Recent Precipitation/Salinity around Aransas NWR:

January-February-current precipitation: 4.85” @ Aransas HQ
Salinity at GBRA 1: averaging around 19 ppt

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If at first you don’t succeed, try again!

Homer Moyers, Jr. and his wife had gone to Aransas National Wildlife Refuge in the spring for the first time to photograph the whooping cranes at the refuge. However, the morning of their trip was so foggy all of their photos were pretty disappointing. At that time they decided they had to go back in November and indeed they did return. They found out about Kevin Sim’s charter boats, Aransas Bay Birding Charters, and booked a trip on the Jack Flash.

Monday, November 25 2019, was a beautiful morning for observing and photographing all the various birds on the refuge. Homer sent us some photos taken during their outing and we have compiled them into short slideshow for your enjoyment.

Friends of the Wild Whoopers thanks Homer for sending us the fabulous photos and we are sure that you will enjoy them as much as we did.

Whooping cranes from the natural wild population enjoying some tasty treats at Aransas National Wildlife Refuge. Photos courtesy of Homer Moyers, Jr. View slideshow at full screen for best results.

MUSIC: At The Shore – The Dark Contenent by Kevin MacLeod is licensed under a Creative Commons Attribution license (https://creativecommons.org/licenses/by/4.0/)
Source: http://incompetech.com/music/royalty-free/index.html?isrc=USUAN1100770
Artist: http://incompetech.com/

***** FOTWW’s mission is to help preserve and protect the Aransas/Wood Buffalo
population of wild whooping cranes and their habitat. *****

Friends of the Wild Whoopers is a nonprofit 501(c)3 organization.
FOTWW on GuideStar

fall migration
friendsofthewildwhoopers.org
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Wintering Whooping Crane Update, October 24, 2019

Wade Harrell, U.S. Whooping Crane Recovery Coordinator

Wintering Whooping Crane Update
A newly arrived family group on the Aransas Wildlife Refuge Photo by Kevin Sims © 2017

It seemed like fall would never arrive after a long, hot summer, but cooler, shorter days have finally made an appearance with many species of migrants now frequenting the friendly skies!  Whooping Crane migration is in full swing and the first pair of our winter residents was reported by photographer John Humbert in the Seadrift area on October 9.  Regular U.S. migration hotspots like Quivira NWR in Kansas have already reported their first whooping cranes of the season as well. If you have a question on whether the bird that you saw is a whooping crane or not, take a look at Texas Whooper Watch:  Whooping Crane Look-Alikes.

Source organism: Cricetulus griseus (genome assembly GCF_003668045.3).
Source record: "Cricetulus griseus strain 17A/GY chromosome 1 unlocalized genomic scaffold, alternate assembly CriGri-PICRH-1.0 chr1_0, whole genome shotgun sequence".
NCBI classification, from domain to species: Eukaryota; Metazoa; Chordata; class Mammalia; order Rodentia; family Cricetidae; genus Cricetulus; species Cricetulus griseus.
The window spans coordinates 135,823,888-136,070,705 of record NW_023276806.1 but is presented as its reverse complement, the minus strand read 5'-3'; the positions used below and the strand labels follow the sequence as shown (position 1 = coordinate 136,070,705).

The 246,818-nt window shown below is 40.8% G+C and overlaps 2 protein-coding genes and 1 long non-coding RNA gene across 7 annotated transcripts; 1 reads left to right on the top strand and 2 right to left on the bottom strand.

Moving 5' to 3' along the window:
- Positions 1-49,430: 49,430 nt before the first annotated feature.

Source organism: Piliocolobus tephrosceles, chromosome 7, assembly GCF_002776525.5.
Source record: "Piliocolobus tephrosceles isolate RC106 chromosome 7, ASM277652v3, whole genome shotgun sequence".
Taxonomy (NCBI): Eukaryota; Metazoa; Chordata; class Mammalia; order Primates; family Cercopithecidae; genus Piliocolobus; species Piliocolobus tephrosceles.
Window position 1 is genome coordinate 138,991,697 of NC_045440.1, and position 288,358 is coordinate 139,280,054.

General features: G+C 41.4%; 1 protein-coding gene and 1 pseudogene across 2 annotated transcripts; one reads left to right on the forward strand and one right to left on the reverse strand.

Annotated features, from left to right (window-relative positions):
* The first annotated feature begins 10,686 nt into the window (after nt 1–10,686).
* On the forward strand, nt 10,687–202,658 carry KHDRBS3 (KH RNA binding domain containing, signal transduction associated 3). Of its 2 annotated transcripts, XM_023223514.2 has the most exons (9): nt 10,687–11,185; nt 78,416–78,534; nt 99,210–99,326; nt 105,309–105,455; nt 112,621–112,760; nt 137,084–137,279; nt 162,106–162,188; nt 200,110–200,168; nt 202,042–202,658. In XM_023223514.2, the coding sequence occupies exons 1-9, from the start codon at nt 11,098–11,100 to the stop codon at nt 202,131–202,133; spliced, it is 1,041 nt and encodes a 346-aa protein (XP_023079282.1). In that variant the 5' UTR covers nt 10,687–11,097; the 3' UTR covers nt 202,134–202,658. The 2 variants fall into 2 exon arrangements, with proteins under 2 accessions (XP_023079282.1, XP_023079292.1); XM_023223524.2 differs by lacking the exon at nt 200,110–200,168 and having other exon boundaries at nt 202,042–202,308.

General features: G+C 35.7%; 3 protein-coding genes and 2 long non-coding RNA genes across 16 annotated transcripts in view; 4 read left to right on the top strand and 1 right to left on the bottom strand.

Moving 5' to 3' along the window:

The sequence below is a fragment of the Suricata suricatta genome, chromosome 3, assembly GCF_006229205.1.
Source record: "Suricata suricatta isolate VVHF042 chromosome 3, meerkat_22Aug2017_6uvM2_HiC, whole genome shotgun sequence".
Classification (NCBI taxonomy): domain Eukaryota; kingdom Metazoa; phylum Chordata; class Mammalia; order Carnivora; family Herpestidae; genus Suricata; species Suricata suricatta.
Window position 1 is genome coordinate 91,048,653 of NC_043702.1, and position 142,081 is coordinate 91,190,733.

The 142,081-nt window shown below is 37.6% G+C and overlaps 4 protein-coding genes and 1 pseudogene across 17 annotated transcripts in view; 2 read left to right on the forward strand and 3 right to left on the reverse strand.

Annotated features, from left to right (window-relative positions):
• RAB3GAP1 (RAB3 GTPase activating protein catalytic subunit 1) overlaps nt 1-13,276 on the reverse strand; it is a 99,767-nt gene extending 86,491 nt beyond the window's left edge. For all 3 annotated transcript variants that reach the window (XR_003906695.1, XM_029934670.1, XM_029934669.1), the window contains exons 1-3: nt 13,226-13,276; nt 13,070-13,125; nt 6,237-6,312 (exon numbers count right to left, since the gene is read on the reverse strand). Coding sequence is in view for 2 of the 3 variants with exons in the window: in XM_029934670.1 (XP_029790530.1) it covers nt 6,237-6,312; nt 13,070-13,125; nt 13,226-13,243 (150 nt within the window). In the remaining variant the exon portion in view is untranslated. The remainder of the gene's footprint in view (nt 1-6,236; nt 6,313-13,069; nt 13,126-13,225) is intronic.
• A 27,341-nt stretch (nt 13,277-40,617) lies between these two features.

It was an average breeding year in Wood Buffalo National Park (WBNP), with 97 nests counted in May producing an estimated 37 fledged whooping cranes counted in August that are headed South on their first migration to Texas. With a relatively low chick recruitment (24) the previous summer (2018), the overall population size did not grow last year, but remained stable at an estimated 504 individuals.

The Whooping Crane migration from WBNP to Aransas NWR is about 2,500 miles in length and can take up to 50 days to complete. It is common for whooping cranes to spend a long period of time in Saskatchewan this time of year, “staging” for fall migration by foraging on abundant agricultural waste grains. Our partners with the Canadian Wildlife Service are actively monitoring whooping cranes in Saskatchewan now and have reported seeing several of our marked birds.  As of October 23, 14 marked birds were still north of the border in fall staging areas of Central Saskatchewan, one of them was in North Dakota, one was in South Dakota, one was in Kansas, one was in Oklahoma, and one was on the Blackjack Unit of Aransas NWR.  There is a slight chance that some marked cranes are still on their breeding grounds in WBNP, but the lack of cellular towers make them untrackable until they begin to head south.

Report Texas Migration Sightings

Be sure to report any Texas migration sightings via Texas Whooper Watch.

Current conditions at Aransas NWR:

Food & Water Abundance

You might remember last fall and winter was a record wet period and we seem to be headed the other direction this year. This summer and fall was quite dry, with September, typically one of our wettest months of the year, only producing 2.94” of rain at Aransas NWR (2.94” of rain). Thus, much of the standing water that we saw across the Refuge last winter is now gone and freshwater wetlands are shrinking somewhat. Since June, we have recorded 10.94” of rain and much of the whooping crane wintering range is currently in the “moderate drought” category with the NWS 3-month outlook mixed in regards to what the future holds.

Habitat Management at Aransas:

We were able to burn a 3,780-acre unit on Matagorda Island on June 15. The area we burned consists of upland prairies that are adjacent to coastal marsh areas heavily used by whooping cranes.  We also burned an additional 4,400+ acres on the Tatton and Blackjack Units.  By maintaining coastal prairie habitats in a relatively open, brush-free condition, we provide additional foraging habitat that whooping cranes normally would not be able to access. Summer burns are often provide more effective at suppressing brush species in our prairies than winter burns, thus are an important tool for us at Aransas NWR.